Methods

Study design and setting

This was a single-centreobservational retrospective study conducted in the department of adult ICU of King Hussein Medical Centre (KHMC) at Royal Medical Services (RMS) in Jordan. This study was approved by our Institutional Review Board (IRB), and a requirement for consent was waived owing to its retrospective design. This study included a cohort of critically ill patients admitted to our adult ICU via the emergency department (ED) or via other hospital wards with any medicalor surgical problems. Flow chart of critically ill patient’s selection and data collection process is fully illustrated in (Figure1).


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Statistical analysis

All patient continuous variables were expressed as mean± standard deviation by using the independent samples T-test while categorical and ordinal variables were expressed as numbers with percentages by using the χ2 test or as median (interquartile range) by using the Mann-Whitney U test, respectively. Analysis values were compared for the two tested groups (survivors vs. non-survivors) and the non-survival group was further analysed after being divided into 2 subgroups, early (≤14 days) and late (>14 days) mortality. Univariate analysis was conducted first followed by multivariate logistic regression for the most possible affected patient’s variables associated with ICU mortality. A receiver operating char­acteristic (ROC) curve followed by sensitivity analysis wasused to determine the area under the ROC curves (AUROCs), predictive performances, and the optimal cut-off values for CRP and SI. Youden indices, sensitivities, specificities, positive and negative predictive val­ues, and accuracy indices were also calculated. The binary logistic regression model was used to generate CRP and SI predictive equations and correlation plots for early, late, and overall 28-day ICU mortality. Statisticalanalyses were performed using IBM SPSS ver. 25 (IBM Corp., Armonk, NY, USA) and P-values ≤0.05 were considered sta­tistically significant.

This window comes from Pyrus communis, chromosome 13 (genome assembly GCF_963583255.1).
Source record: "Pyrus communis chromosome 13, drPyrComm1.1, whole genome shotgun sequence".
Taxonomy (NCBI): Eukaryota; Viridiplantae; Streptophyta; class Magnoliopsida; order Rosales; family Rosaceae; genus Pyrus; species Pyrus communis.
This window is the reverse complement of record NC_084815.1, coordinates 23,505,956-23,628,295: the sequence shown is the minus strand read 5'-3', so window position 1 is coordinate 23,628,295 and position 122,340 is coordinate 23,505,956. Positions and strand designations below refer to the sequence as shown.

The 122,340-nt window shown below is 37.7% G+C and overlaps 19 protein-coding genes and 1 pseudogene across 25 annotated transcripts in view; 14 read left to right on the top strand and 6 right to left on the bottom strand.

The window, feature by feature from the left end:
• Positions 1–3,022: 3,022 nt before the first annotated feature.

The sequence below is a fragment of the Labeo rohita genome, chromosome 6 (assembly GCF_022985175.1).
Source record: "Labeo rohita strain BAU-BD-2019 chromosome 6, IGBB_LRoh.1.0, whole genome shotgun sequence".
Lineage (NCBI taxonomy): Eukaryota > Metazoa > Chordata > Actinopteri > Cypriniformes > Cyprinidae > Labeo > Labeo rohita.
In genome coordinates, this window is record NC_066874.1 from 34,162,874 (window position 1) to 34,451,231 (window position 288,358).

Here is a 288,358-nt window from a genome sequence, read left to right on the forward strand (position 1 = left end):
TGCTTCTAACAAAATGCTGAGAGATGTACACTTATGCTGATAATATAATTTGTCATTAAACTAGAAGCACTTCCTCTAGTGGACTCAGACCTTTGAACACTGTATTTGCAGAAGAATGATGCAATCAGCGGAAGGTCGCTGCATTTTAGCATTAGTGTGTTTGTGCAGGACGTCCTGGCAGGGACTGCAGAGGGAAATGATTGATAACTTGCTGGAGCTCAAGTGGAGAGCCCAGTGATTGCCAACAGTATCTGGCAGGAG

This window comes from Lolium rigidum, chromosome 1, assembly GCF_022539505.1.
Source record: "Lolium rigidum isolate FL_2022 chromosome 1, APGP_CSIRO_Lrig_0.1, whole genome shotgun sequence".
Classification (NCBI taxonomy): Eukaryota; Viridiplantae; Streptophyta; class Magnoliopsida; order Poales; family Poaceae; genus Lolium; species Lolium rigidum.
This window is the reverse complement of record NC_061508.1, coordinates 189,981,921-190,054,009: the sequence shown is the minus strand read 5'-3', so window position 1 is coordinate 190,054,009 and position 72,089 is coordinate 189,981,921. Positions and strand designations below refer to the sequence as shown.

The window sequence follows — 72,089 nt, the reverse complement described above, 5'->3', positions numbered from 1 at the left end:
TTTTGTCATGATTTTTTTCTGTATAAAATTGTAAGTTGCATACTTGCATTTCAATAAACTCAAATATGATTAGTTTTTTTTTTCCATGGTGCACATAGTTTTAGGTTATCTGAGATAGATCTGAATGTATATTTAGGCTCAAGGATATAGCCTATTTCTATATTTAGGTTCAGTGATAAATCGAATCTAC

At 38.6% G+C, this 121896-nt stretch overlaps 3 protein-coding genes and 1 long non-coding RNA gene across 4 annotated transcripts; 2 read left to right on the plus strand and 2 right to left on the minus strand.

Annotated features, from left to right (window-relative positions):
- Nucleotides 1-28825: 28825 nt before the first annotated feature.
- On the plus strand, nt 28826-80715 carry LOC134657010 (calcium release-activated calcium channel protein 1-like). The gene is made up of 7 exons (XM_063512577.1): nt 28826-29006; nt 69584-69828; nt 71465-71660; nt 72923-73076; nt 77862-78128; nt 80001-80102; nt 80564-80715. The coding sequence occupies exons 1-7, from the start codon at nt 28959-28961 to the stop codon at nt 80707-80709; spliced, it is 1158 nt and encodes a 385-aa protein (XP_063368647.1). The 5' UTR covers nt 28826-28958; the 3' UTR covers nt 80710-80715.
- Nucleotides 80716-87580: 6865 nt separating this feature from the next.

Results

Characteristics of the subjects

The mean overall age was 58.37±9.96 years, and 112 subjects (68.71%) were male. The overall 28-day ICU mortality rate was 39.26% (64 patients); in16 patients (9.82%), this was early mortality and in 48 patients (29.45%) it was late mortality. Demographics, admission co-morbidities and class, anthropometrics, and follow-up comparison data of the study’s critically ill patients are fully summarised in (Table I) and (Table II) , respectively.

 

Table I: Demographics and anthropometrics comparison of study’s critically ill patients.

 

 

 

 

Variables

 

 

 

Total

(n=163)

 

 

 

Survivors

(n=99 )

Non-survivors

 (n=64)

 

 

 

 

P-Value

Early Mortality

(≤14 days)

 (n=16)

Late Mortality (>14 days)

(n=48)

Age (Yrs)

58.37±9.96

58.55±9.948

58.09±10.053

0.92

NS

62.31±11.12

56.69±9.38

Gender

Male

112 (68.71%)

67 (67.68%)

45 (70.31%)

0.79

NS

11 (68.75%)

34 (70.83%)

Female

51 (31.29%)

32 (32.32%)

19 (29.69%)

5 (31.25%)

14 (29.17%)

Day(s) Pre-ICU admission (day(s))

4.27±3.91

2.23±1.06

7.42±4.57

0.00

S

13.31±5.89

5.46±1.10

ICU Stay day(s)

12.40±4.79

9.23±1.06

17.30±4.14

0.00

S

10.56±1.97

19.54±1.10

Hospital Stay day(s)

16.67±6.81

11.46±2.12

24.72±1.98

0.00

S

23.87±3.93

25.00±0.00

Number of comorbidities

0, 1

74 (45.39%)

52 (52.53%)

22 (34.38%)

0.03

NS

3 (18.75%)

19 (39.58%)

2 , 3, 4+

89 (54.60%))

47 (47.47%)

42 (65.63%)

 13 (81.25%)